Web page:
Google Science Fair winner visits CERN

Google Science Fair Grand Prize winner Brittany Michelle Wenger today wrapped up a day-and-a-half's visit of the CERN site. Her winning project uses an artificial neural network to diagnose breast cancer – a non-invasive technique with significant potential for use in hospitals.


Brittany Michelle Wenger at CERN's SM18 Hall.

Besides winning a $50,000 scholarship from Google and work experience opportunities with some of the contest hosts, Brittany was offered a personal tour of CERN. “This visit has just been incredible,” she says. “I got to speak with [CERN's Director for Accelerators and Technology] Steve Myers about some of the medical applications and technologies coming out of the LHC experiments and how they can be used to treat cancer. We talked about proton therapy and hadron therapy, which could really change the way patients are treated, improving success rates and making treatment not such an excruciating process. That was huge for me.”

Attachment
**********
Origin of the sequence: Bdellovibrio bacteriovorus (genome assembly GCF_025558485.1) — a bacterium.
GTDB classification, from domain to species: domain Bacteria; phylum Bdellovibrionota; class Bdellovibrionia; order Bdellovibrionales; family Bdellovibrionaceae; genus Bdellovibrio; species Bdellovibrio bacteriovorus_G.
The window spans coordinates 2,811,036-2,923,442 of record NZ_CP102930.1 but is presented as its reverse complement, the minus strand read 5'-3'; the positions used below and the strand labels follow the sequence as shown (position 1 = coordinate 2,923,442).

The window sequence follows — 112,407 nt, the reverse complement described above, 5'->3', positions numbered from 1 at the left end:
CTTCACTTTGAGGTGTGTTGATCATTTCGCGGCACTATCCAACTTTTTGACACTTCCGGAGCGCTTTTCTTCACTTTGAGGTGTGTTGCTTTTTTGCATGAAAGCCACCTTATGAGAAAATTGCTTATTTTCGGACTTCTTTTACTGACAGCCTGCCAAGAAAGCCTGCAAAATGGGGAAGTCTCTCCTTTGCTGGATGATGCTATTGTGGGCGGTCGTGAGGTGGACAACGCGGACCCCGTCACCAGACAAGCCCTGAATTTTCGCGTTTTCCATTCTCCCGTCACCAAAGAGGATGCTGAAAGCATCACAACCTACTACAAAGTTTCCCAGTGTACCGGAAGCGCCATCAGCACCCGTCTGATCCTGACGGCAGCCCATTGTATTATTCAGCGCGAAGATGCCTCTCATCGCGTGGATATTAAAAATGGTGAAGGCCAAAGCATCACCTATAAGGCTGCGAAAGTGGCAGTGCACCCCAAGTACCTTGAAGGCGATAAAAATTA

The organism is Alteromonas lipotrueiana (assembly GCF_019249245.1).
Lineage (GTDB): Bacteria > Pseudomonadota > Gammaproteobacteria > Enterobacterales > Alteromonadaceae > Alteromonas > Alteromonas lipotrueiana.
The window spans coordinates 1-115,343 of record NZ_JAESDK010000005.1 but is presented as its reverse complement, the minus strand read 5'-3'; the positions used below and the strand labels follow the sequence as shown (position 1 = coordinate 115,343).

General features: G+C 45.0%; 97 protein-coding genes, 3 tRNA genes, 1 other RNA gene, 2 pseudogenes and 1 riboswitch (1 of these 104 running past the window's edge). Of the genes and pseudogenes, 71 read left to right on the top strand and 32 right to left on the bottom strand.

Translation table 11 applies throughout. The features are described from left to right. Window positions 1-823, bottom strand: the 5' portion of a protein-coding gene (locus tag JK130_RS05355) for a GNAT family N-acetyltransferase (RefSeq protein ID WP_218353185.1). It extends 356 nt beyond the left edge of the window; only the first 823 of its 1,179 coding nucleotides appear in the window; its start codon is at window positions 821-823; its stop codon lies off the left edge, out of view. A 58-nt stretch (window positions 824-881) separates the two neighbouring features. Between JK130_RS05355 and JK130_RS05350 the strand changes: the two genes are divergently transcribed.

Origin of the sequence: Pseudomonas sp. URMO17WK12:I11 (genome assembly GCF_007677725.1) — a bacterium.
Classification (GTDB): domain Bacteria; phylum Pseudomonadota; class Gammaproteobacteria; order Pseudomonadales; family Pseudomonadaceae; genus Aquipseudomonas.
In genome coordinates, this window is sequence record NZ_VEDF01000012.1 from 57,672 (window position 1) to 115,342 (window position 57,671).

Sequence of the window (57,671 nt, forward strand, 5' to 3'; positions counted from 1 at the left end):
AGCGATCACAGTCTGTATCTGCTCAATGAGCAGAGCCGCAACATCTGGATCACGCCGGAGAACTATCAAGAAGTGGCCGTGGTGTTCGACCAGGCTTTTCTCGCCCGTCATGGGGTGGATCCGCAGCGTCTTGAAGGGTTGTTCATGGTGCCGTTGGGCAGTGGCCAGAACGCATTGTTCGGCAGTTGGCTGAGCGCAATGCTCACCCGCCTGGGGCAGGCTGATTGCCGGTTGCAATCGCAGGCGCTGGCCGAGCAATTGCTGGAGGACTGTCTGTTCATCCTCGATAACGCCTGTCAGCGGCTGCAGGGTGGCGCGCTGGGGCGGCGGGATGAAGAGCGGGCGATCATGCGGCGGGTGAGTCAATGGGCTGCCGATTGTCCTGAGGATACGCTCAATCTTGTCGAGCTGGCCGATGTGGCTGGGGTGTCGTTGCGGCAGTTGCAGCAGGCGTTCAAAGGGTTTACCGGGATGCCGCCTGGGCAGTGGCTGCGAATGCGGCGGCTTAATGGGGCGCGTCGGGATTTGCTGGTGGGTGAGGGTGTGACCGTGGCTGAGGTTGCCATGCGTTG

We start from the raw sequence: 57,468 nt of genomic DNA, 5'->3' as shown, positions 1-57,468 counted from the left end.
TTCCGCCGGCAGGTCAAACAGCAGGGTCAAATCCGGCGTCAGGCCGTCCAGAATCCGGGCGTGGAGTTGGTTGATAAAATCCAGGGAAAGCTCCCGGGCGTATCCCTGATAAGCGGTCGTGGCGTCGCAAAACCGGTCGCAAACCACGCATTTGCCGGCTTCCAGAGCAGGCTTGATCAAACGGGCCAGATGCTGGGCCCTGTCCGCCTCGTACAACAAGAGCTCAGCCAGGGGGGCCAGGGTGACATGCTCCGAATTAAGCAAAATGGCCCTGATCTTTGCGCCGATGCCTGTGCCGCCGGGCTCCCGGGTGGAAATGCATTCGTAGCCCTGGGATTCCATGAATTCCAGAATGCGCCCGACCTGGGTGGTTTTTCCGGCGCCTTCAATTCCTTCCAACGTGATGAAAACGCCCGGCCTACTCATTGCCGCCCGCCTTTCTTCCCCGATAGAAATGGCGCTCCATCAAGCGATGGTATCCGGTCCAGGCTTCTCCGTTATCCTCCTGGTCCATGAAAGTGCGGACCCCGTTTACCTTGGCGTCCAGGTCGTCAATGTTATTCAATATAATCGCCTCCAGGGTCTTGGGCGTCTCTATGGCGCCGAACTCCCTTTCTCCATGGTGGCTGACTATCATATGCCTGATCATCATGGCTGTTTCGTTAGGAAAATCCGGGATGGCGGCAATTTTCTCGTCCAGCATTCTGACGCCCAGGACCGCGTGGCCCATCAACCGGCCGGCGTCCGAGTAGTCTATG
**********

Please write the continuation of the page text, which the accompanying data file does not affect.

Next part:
Brittany and her mother Camilla visited some of CERN’s most important facilities, including the ATLAS control room, the Antiproton Decelerator facility, the CERN Computing Centre and the LHC superconducting magnet test hall (SM18). “Realising the scale of everything was amazing,” says Brittany. “Today I got to see the GRID in the Computing Centre, which was incredible, especially as I am such a computer science buff.”

Brittany used cloud computing to create her winning project - a computer program that models neural networks to detect complex patterns of cancerous cells in biopsies of breast tissue. “The ultimate goal is for doctors all over the world to be able to access the programme, using it to diagnose patients while contributing more data so that it can 'learn' more and improve," says Brittany. "It’s currently 99.1% sensitive to malignancy and may be hospital-ready. As I get more samples, this should increase."

“These aren’t experiences that come along every day,” she concludes, “and I’ve absolutely loved my time at CERN.”

You can read more about Brittany’s winning project on her Google Science Fair webpage and you can contribute data to the project at Cloud4Cancer.

by Katarina Anthony